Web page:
Pinenuts are the edible seeds of pines normally used for Pesto, salads, breads, meat, fish and vegetable dishes. It takes anywhere from 15 to 25 years for the trees to begin producing pinenuts, and three times that period to reach top production. The majority of the harvest comes from uncultivated trees and most cultivation is actually done by hand which in some way explains the price.
New crop will normally begin to be in circulation in Europe by December. Crop sizes vary hugely, but generally we can assume a short crop is around 18,000mt global production and a large crop around 35,000mt. Commonly Pinenut crops run in cycles of five three medium size crops, one large crop and one negligible crop although the order of crop sizes isn’t uniform.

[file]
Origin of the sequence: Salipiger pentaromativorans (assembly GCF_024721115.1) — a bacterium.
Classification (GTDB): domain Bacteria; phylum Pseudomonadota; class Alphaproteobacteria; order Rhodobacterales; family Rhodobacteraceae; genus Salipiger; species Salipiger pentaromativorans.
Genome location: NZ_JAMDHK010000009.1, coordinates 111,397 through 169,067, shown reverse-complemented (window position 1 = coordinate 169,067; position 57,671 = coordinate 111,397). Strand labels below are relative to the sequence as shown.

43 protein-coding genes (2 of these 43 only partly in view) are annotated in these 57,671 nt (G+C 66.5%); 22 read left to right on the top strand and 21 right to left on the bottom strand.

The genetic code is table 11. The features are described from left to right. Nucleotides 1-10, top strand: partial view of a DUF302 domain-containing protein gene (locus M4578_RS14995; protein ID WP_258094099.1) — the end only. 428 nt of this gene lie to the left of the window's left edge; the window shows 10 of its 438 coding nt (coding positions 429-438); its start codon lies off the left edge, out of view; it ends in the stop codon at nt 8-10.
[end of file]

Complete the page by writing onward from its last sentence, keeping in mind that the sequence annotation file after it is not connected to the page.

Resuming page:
Most of the Pinenuts in European trade are sourced from China. In addition to the many species of pine nut produced in China, Chinese processing plants also import un-shelled pine nuts from Korea and Russia, then process and re-export them as Chinese Pine Nuts. Although there are roughly 20 species of harvested Pine nuts, the most commonly traded are Pinus Koraiensis (native to China and Korea) and Pinus Sibirica (native to Siberia). The European variety, Pinus Pinea, is generally considered very expensive and is traded in much smaller quantities, whilst Pinus Yunnanensis is commonly avoided due to its close resemblance to Pinus Armandi the cause of pine mouth. Pinus Sibirica are a rounder egg-shaped kernel and are generally 7-10mm in length. They are said to have a crisp, buttery taste. Pinus Koraiensis are rounded at the bottom with a narrow tip, similar to a corn kernel. They are generally 9-14mm in length and can be described as crisp with a milder flavour.